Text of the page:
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UltraSuite 3.0 - 30 Oct 2009

A Greatest-hits Set of User-interface Tools

Hands On


UltraSuite 3.0

A Greatest-hits Set of User-interface Tools


By Mike Riley


The World Wide Web brought about tremendous positive, forward-thinking changes in the world of computing. The Web provided the means to access any number of servers in a standard browsing fashion. Unfortunately, this common-denominator approach had the downside of reducing every browser experience back to the days of 3270 dumb terminals. Especially lacking were the rich GUI controls and widgets many Windows users were accustomed to seeing.


Fortunately, though, with the advent of Web Services, rich user interfaces will be back in style, as the ability to transact with cross-platform servers around the world is married with rich Windows client interfaces. Infragistics is a company that resulted from the merger of ProtoView Development Corporation and Sheridan Software Systems Inc. That means Infragistics essentially has been in the Windows GUI widget business for nearly 20 years and has been at the forefront of Windows component development since the early days of COM. Infragistics product UltraSuite 3.0 represents a culmination of Infragistics best GUI widgets, updated for today s XP-oriented Windows design styles. Think of UltraSuite as a boxed set of an artist s greatest hits.


A Suite of Components

UltraSuite contains Infragistics extensive library of COM-based user-interface controls more than 45 in all. The product either can be ordered on CD or purchased and downloaded over the Internet. Regardless of which distribution mechanism you select, you must activate it over the Internet before you can use it. This is becoming a popular trend in software licensing today, and, with the release of Windows XP, software activation certainly will become a standard part of installation. However, unlike Windows XP, Infragistics products require users to establish an account and provide personal details (name, address, e-mail address, etc.) during the activation and registration process.


Each component within the suite is amazingly flexible and provides access to nearly every design property imaginable. The product includes helpful, easy-to-follow VB-based tutorials for each product in the suite. Visual C++ and Internet Explorer examples for most of the controls are provided, also. The product s documentation is formatted in Microsoft HTML Help and is integrated conveniently into the context-sensitive help of the Visual Studio 6.0 IDEs. The most significant components are categorized into five Infragistics product offerings: ActiveTreeView, Data Explorer, ScheduleX, UltraGrid, and UltraToolBars, plus an additional 16 components exclusively available in the UltraSuite collection. Sold separately, this library of components would cost more than $1,500. Each of the major components is still available for purchase separately.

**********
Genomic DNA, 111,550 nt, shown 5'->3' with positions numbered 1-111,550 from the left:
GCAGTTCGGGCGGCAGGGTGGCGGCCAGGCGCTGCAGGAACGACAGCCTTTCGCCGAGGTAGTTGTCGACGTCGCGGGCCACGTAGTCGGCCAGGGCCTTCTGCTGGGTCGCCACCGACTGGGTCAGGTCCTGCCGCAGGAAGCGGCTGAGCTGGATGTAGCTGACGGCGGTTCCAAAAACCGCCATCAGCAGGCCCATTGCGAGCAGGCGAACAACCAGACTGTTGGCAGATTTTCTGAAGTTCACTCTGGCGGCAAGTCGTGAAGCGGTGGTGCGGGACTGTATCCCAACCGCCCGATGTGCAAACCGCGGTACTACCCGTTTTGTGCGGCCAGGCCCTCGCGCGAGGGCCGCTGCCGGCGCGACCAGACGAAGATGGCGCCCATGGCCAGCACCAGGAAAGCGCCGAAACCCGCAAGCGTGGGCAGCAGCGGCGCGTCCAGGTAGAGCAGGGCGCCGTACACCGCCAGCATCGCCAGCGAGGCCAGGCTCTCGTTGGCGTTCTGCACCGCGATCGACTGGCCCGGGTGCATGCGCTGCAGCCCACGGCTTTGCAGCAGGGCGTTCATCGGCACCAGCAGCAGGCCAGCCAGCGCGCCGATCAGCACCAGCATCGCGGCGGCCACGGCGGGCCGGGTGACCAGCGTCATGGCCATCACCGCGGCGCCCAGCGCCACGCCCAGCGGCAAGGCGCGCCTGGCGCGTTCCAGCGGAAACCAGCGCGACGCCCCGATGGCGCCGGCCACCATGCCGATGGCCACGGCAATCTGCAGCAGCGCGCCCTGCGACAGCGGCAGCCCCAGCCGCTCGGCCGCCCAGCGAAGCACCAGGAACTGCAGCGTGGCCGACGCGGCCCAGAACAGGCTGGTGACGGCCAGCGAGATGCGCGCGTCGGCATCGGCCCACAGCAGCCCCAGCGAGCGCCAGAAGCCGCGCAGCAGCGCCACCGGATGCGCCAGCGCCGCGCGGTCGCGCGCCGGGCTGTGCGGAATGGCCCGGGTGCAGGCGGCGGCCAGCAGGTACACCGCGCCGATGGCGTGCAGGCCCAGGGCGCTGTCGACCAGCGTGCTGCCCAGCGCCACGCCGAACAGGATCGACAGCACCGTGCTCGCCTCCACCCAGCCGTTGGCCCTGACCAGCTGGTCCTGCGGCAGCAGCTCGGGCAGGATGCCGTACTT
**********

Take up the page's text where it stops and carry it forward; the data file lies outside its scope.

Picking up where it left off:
The ActiveTreeView control provides multiple ways to display a hierarchical tree view (see FIGURE 1). Its use is straightforward and provides an easy way to organize data taxonomies visually. Like other UltraSuite components, the ActiveTreeView provides the ability to add icons and to change font size and orientation of the display via clearly defined property sheets.


FIGURE 1: The ActiveTreeView component offers remarkable flexibility by visually representing hierarchical data.


The DataExplorer component provides synchronized access to data for optimal display in tabbed tree views. DataExplorer can be used to direct data into other data-aware components, as well.


ScheduleX offers a look and feel that s identical to the Calendar and Tasks displays in Microsoft Outlook (see FIGURE 2). In addition, ScheduleX can import and export Outlook file data with simple method calls. ScheduleX consists of the Calendar, WeekView, DayView, TaskPad, DateEdit, and TimeEdit controls, each of which is included as a separate ActiveX component.


One of the most interesting and flexible controls is the UltraGrid. Traditional grid displays offer little more than columns and rows of identically formatted content. UltraGrid provides developers the ability to embed buttons, multi-column drop-down lists, and other ActiveX controls within any cell. Nearly every aspect of the presentation color, fills, fonts, icons, indents, rotated text, and row and column height and widths can be modified easily. Alpha levels can be changed to create transition and translucent, watermarked form effects. And because the control is data-aware, data can be preloaded, filtered, and sorted automatically to provide adaptable client-side data views. Then, the grids can be grouped visually to provide expanding tree views within data tables. Grid data also can be searched using different search types, such as complete, begins-with, and ends-with queries. The control even includes a print-preview-display function, which is especially helpful because UltraGrid can change visual data representation dramatically. The level of customization capable within this grid component is one of the most extensive I have seen.